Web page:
It's easy to view the story of these brothers as a larger metaphor for the relationship between the two Koreas, which gives the film an added resonance that your typical Hollywood war movie wouldn't possess.
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Far more ambivalent and ambiguous film than Mr. Spielberg's. Both North and South are portrayed as brutal, abusive regimes that use their citizens as so much cannon fodder.
While it comes on like a flag-waver, it actually delivers something more nuanced. Its underlying skepticism about the Korean War seems to have jibed with the current national mood: The picture was, deservedly, a huge hit.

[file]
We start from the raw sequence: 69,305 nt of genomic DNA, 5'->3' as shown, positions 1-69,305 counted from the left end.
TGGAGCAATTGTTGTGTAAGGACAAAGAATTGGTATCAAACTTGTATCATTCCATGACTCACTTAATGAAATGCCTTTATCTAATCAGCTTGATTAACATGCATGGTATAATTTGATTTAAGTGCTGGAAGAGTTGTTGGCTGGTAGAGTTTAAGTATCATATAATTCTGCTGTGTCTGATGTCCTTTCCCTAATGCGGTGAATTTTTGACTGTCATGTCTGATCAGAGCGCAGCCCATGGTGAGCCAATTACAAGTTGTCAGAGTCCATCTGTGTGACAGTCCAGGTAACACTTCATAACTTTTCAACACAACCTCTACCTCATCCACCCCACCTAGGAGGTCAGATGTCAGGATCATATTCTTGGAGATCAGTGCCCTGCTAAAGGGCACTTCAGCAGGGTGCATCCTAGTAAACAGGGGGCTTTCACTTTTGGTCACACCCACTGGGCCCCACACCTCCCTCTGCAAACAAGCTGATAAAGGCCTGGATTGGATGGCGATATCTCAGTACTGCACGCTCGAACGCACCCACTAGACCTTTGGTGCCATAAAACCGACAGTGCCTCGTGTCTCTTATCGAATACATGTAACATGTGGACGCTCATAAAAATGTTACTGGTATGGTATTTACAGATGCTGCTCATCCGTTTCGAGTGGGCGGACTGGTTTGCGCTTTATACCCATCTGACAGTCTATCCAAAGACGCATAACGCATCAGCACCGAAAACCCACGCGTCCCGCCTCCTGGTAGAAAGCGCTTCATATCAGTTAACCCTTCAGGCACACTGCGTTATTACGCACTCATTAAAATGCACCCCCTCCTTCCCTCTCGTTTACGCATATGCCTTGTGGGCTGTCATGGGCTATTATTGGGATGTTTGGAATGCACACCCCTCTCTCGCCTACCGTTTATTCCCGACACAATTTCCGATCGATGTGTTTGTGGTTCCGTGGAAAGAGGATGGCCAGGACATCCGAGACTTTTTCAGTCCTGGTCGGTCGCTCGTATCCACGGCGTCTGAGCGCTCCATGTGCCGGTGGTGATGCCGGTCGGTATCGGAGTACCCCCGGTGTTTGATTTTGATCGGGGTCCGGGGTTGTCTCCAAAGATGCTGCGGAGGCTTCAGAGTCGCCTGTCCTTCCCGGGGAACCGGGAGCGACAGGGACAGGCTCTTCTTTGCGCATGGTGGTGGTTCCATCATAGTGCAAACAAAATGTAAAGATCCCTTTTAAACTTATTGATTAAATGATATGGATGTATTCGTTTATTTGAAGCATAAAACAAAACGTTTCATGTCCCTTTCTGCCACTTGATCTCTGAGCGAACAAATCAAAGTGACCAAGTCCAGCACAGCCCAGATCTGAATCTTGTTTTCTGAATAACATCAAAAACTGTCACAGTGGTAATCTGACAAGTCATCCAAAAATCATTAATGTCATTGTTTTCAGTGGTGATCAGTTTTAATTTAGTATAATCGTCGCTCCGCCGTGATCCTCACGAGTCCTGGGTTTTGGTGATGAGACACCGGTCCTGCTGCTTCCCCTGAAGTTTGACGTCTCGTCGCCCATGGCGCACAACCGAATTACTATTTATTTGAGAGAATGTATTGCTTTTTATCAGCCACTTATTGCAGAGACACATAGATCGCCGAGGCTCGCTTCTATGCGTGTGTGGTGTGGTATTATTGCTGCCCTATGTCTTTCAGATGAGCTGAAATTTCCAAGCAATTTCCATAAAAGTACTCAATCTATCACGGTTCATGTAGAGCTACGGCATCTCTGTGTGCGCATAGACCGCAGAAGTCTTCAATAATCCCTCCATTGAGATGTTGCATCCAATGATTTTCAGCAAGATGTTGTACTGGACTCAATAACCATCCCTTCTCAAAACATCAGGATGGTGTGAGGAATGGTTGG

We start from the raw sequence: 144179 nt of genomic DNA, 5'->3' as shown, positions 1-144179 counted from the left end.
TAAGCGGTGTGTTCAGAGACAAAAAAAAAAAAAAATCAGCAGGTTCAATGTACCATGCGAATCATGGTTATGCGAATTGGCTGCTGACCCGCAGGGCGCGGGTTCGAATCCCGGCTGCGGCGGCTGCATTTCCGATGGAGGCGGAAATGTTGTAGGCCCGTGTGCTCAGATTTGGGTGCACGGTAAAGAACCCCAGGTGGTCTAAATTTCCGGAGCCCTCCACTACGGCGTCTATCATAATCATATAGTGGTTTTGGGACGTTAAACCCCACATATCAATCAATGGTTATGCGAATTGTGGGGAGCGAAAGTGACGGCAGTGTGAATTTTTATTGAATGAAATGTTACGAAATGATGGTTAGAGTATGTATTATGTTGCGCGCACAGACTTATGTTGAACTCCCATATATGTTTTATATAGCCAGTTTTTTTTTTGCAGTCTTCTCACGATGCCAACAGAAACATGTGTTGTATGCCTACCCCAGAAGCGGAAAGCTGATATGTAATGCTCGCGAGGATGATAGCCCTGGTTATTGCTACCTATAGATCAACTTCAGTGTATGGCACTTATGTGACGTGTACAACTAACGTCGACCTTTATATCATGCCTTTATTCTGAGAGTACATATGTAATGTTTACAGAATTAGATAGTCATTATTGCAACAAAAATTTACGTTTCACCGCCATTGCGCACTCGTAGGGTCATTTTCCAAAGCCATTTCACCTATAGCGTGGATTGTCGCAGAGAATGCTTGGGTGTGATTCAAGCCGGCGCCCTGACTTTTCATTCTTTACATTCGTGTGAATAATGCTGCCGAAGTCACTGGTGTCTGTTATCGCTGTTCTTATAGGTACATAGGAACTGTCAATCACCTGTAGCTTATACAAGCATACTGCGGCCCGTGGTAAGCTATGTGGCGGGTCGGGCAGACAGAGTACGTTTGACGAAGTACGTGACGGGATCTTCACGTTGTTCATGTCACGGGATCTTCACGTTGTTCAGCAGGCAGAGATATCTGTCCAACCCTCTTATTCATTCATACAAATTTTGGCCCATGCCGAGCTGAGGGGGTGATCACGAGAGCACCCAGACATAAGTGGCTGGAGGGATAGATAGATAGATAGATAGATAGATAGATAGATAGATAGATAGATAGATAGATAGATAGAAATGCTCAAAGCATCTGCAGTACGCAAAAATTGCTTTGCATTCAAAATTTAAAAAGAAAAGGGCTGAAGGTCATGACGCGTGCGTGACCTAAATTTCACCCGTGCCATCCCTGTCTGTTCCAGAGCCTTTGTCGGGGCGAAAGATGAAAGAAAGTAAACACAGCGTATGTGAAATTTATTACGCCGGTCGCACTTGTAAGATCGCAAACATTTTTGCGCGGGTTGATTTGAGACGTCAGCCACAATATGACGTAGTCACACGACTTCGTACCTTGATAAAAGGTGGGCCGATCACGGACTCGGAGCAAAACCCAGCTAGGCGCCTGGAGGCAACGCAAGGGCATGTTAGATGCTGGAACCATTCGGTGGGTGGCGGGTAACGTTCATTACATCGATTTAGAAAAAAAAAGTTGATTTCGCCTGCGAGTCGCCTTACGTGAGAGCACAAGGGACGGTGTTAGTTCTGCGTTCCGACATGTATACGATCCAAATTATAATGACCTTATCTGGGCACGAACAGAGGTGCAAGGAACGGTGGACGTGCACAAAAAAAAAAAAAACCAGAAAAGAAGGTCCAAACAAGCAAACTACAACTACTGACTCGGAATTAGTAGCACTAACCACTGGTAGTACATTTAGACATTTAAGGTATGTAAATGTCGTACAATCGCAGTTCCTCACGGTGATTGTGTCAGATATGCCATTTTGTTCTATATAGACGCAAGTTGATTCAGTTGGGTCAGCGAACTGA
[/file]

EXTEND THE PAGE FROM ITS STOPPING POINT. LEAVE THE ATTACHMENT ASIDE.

Almost entirely devoted to combat violence and sentimental interludes.
Kang remains a superb technician, but somewhere the movie forgot to pack any genuine emotion along with its ordnance and K rations.
In the rare moments when a rifle, grenade, howitzer, bayonet, dagger, fist, land mine, or flamethrower isn't being deployed, the film pushes its melodramatic plotline with soap operatic shamelessness.
After a sentimental opening sequence, he (Kang) scarcely lets the film pause to breathe, which dulls its effectiveness.
A complex film about the minefield of loyalty and betrayal.
An anti-war spectacle that uses the story of brothers divided by the 1950 civil war as a metaphor for the wounds of the split.
Shamelessly contrived and manipulative, Tae Guk Gi packs a visceral wallop.